Friday, March 29, 2013

MORE Expanded Mealtime Entertaining Space

With wonderful Easter coming in the next day or so, we thought we'd share one more idea for expanding your mealtime entertaining space. This is for those of you planning a family Easter dinner and will have small children on your guest list.

Consider arranging place settings at your coffee table, but set it near the main dining table, if this is possible. Set this table as nicely as you will the table for adults. Bring in some cushions from couches, cover them with cloths, and set them at each place setting. Here is Alice's coffee table, arranged with four grandchildren in mind:

Notice the plastic place mats. She's used a smallish table cloth before, but found that either little legs got tangled in it, or it tended to get pulled, putting dishes at risk.

Also notice the table is placed near the main dining table. Children find this calming, and adults like this also--they can keep track of little ones this way.

And notice, also, the votive candles running down the middle of the table, that the table is set with glass glasses as well as the same china the adults will be using, and that each place setting has a napkin (albeit paper). We're big believers that exposing children to small niceties and giving them the opportunity to use nice things (even if they could break), prepares them for real life. Our experience is that children rise to the occasion and meet our expectations! If a glass should break, it's no big deal--we get them at the dollar store for 99 cents.

So get creative with your space and invite folks in for a good home-cooked meal! We hope your Easter is lovely and that the meal and time you share with loved ones this weekend is delightful!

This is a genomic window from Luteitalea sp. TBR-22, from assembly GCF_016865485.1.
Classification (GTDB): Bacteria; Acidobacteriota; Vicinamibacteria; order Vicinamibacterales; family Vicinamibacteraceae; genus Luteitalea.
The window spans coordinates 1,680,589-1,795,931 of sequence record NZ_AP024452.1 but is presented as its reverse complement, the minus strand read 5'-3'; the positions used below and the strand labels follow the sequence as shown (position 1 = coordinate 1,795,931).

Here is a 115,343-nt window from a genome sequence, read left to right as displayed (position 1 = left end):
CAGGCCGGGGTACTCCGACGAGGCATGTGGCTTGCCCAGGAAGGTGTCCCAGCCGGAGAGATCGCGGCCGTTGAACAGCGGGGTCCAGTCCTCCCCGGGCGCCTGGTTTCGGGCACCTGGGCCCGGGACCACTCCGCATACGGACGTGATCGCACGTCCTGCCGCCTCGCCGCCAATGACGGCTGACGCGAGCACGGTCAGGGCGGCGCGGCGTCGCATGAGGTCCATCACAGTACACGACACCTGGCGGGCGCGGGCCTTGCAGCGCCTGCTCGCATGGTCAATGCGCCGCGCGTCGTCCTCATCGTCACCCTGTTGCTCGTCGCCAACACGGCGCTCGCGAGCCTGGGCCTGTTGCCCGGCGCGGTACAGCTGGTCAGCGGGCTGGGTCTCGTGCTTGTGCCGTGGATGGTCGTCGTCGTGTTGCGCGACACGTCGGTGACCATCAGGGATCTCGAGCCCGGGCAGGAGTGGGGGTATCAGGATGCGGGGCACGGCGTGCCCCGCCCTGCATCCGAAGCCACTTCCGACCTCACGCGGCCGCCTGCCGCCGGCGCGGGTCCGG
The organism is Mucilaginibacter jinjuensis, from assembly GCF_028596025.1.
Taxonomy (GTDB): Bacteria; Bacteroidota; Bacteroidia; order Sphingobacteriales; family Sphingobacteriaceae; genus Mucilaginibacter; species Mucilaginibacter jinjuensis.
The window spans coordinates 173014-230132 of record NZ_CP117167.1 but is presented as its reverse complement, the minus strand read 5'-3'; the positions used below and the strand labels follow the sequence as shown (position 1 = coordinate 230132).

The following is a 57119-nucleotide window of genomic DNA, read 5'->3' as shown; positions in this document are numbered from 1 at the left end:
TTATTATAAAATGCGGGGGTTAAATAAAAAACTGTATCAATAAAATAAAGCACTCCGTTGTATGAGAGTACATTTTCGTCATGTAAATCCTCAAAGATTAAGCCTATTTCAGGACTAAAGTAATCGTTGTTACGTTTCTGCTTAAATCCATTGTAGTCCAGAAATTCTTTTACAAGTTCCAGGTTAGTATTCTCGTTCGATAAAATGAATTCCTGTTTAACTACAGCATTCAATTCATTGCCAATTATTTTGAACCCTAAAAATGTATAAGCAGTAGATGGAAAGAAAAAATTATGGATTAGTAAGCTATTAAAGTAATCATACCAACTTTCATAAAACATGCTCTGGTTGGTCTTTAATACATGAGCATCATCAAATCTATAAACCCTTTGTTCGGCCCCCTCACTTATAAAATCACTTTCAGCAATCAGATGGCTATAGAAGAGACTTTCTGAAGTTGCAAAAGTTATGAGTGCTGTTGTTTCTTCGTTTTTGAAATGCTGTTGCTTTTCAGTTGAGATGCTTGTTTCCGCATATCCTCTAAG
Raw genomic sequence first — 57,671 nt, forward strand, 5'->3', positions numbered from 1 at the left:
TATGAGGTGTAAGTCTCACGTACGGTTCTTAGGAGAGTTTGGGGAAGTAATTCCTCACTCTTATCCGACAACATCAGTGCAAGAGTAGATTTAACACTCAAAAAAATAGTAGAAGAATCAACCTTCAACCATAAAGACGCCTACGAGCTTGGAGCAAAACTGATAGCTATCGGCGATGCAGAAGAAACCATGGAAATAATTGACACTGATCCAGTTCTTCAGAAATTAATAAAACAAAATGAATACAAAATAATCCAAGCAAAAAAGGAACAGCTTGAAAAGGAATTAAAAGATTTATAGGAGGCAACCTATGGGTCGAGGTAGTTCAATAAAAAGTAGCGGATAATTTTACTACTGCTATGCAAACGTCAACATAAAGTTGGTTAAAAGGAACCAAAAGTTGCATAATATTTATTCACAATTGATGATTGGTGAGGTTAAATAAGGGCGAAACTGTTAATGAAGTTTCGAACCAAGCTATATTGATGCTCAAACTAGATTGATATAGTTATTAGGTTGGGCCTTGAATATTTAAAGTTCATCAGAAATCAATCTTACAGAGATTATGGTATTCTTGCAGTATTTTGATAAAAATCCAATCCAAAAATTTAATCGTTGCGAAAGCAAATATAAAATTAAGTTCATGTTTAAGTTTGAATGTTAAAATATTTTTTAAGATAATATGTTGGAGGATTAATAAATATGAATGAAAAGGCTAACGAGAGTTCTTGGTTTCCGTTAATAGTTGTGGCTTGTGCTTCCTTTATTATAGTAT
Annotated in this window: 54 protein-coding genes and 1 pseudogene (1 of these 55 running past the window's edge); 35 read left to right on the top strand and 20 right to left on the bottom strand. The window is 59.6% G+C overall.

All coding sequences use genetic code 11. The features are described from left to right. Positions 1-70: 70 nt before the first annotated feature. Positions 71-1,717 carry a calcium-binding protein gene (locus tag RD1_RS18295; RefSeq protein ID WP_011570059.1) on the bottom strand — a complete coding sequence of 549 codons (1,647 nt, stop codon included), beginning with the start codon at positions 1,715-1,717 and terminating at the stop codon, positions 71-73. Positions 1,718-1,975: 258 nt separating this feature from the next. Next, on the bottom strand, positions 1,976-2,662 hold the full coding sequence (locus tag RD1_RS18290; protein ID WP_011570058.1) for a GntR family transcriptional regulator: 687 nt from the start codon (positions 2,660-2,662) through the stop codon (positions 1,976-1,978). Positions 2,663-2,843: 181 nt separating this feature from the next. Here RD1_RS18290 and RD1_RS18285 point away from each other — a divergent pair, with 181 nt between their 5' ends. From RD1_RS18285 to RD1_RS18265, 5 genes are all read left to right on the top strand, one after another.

Wednesday, March 27, 2013

It's the Little Things That Often Save Time!

You know how sometimes you go "DUH...why didn't I think of that sooner?" That's what Alice felt the day it dawned on her that she could save lots of time if she did 2 simple things:

FIRST: She transferred her powdered sugar to a glass container (found on a 1/2-price sale at Hobby Lobby--but a quart canning jar would work just as well). Why is this a time-saver? The plastic packaging powdered sugar comes in is messy to measure from and tends to make for dibs and dabs spilled or leaked onto the cupboard shelf, calling for constantly wiping it up. When it's in a glass container, that kind of mess is eliminated. (And it looks nicer--not a time-saving element, but an important element, nonetheless.)

SECOND: She cut  the frosting recipe she loves to use off the plastic bag and taped it onto a side of the jar. Having this recipe right at her fingertips--attached to the powdered sugar container--saves her lots of time by not having to look the recipe up in a cookbook or in her recipe box every time she wants to make frosting.

Sometimes it's the little things that often save us some time. Look around your kitchen for things you could change that could save you some time, too. Let us know what they are--others might not have thought of them. Meanwhile, here's to getting another great meal on the table!

Thursday, March 21, 2013